I’ve been a working mum for 25 years. Having raised two daughters as a sole parent, I know all about navigating the minefield for women, commonly referred to as “choices.” Whenever I hear today’s media discussion about maternity leave and welfare reform, the alarm bells go off. Big Business wants us home — at taxpayers’ expense — and the Howard Government is frogmarching us back behind the white picket fence. The name for this is “family values.”
I’m a beneficiary of the 1970s Women’s Liberation movement, which followed the footsteps of our feminist foremothers. Global economic expansion after World War II had brought women into the workforce in droves, upgraded the standard of living and created a “revolution of expectations.” This set the stage for the social movements of the 1960s. The international feminist movement demanded everything from equal pay for comparable worth to full reproductive rights and the abolition of the patriarchal family — cutting through to the root of women’s oppression: capitalism. The freedom fever was still running hot in the ’70s. Abortion on demand, childcare and the right to leave a marriage were chief planks of Australian feminism. But real choice for women requires economic independence. Equal employment opportunity and equal pay ranked high on the agenda.
This laid a whole new foundation for Australian women. The Family Law Act of 1975 instituted no-fault divorce and took into account the value of women’s domestic work in the division of assets. In 1984, the Sex Discrimination Act outlawed discrimination on the grounds of sex, marital status and pregnancy in employment, education and the provision of services. It also made sexual harassment unlawful. Childcare centres opened for working mothers, and women’s refuges provided escape from violent relationships.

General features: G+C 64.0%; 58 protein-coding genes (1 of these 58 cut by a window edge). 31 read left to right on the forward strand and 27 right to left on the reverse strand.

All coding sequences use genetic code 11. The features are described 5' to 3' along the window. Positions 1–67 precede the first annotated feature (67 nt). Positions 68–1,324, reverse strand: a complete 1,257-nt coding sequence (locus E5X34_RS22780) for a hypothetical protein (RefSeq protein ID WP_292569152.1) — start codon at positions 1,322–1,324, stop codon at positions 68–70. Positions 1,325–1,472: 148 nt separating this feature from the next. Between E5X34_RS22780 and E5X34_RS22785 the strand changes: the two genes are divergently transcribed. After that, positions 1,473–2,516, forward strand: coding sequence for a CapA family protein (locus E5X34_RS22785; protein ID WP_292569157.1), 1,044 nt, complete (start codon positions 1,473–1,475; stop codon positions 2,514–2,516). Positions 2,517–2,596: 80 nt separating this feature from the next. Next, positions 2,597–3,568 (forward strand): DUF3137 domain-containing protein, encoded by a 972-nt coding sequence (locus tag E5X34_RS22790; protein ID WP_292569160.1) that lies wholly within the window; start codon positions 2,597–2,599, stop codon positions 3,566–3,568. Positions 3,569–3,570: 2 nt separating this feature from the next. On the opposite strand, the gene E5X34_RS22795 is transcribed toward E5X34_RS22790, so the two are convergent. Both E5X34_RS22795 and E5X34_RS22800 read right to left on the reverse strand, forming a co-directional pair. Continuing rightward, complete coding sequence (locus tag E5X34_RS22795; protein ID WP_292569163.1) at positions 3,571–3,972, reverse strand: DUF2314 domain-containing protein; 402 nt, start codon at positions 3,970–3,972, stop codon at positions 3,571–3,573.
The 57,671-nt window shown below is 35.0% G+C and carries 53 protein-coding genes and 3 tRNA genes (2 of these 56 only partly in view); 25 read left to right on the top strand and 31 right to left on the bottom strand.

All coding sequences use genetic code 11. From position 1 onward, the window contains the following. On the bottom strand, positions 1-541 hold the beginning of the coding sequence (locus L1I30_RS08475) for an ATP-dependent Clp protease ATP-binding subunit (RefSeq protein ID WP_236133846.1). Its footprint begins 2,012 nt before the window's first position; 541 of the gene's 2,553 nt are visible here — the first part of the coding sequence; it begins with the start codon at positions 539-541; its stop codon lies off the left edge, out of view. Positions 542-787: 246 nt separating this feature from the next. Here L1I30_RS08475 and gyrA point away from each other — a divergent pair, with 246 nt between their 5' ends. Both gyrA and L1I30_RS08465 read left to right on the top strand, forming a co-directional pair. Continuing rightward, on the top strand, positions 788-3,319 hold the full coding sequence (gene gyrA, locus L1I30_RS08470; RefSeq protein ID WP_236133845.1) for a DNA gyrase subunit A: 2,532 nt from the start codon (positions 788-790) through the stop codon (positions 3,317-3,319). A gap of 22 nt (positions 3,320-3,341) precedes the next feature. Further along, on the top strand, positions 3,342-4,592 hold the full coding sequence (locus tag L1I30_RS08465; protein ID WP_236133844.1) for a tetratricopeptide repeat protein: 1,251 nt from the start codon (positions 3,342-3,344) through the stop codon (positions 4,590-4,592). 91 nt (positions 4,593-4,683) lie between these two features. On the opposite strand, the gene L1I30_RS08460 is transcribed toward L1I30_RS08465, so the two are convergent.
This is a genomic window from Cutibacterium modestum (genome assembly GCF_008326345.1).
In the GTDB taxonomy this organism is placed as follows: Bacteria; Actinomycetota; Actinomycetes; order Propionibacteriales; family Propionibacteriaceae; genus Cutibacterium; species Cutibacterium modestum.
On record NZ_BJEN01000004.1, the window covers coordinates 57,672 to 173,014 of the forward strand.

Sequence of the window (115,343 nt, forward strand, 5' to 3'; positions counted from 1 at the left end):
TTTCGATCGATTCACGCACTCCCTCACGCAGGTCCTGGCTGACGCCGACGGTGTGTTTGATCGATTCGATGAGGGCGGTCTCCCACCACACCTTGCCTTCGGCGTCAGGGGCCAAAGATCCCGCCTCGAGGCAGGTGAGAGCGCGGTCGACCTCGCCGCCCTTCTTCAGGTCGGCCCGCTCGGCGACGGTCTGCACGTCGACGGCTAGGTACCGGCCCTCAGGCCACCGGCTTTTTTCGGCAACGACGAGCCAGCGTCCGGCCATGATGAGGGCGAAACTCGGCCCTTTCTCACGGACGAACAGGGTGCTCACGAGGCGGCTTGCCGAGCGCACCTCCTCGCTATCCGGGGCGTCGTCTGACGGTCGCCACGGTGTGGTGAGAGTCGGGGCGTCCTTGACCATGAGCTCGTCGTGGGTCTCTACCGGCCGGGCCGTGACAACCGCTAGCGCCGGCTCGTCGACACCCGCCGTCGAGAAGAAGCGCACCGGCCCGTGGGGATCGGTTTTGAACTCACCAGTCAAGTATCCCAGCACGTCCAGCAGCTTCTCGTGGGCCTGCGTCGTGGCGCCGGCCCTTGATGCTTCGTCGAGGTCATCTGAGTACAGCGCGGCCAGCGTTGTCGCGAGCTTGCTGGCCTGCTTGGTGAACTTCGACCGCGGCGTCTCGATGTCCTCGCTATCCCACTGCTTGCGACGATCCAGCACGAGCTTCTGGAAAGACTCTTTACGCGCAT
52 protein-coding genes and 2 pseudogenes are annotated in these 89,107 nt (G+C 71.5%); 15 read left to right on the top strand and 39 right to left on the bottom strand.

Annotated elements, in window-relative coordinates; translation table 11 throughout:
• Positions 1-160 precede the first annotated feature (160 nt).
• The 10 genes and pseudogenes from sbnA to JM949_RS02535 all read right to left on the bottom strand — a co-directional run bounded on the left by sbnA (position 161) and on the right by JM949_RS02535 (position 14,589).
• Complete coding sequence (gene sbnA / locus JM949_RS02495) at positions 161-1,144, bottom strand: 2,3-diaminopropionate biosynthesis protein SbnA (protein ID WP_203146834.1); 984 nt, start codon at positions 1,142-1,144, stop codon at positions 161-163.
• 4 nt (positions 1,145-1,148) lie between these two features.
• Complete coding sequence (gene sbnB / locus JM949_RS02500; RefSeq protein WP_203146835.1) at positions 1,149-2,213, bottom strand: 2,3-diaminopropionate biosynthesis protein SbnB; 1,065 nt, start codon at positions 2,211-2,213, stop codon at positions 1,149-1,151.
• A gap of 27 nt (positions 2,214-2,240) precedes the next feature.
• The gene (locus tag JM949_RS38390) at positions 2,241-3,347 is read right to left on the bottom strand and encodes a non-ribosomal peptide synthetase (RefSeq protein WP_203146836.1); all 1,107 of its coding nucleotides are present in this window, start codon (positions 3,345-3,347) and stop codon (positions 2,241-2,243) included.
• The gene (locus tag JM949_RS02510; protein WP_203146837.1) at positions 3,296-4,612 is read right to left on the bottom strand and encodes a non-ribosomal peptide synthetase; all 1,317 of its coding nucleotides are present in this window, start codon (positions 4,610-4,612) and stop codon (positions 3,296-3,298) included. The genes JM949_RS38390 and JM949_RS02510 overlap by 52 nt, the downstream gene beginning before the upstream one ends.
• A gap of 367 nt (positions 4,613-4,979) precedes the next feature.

But there was also some unfinished business. Equal pay became recognised, but only on paper. Still concentrated in casual work and the lowest-paid jobs, women today earn only 2/3 of men’s wages. Abortion remains a crime.
By the mid 1970s, capitalism was in recession. Reforms wrested from the system would likely be the last of any significance. Now bankrupt, the profit economy is resorting to unbridled exploitation. Howard’s job is to whip Australia’s working class into line, and women are feeling the first blows.
Reproductive rights not good for business. This economy couldn’t function if women enjoyed equality and independence. We’re needed to breed — and care — for tomorrow’s workers, free of charge to the boss. As workers, our exceptional skills keep industries humming. Our under-paid labour not only makes us super cheap but sets the lowest possible standard for pay and conditions across the board.
Since the 1940s, government-funded child endowment — fought for by earlier feminists — has allowed working mothers like myself to supplement our income and provide for our kids, if only barely. And childcare made it possible for us to carry the double burden. But the neoliberal policies of the last decade have changed all that. Working women can no longer manage with the combination of welfare payments and their inadequate wages. Because of the privatisation of childcare and other services, they face the “choice” of giving up their jobs to stay at home or working for next to nothing. The impact of their meagre earnings eats into their welfare income to such an extent that — after the costs of childcare — they can end up working for 40¢ an hour. Hardly worth the effort! Even worse, raising two children was recently costed at $450,000 — making this alternative also impossible.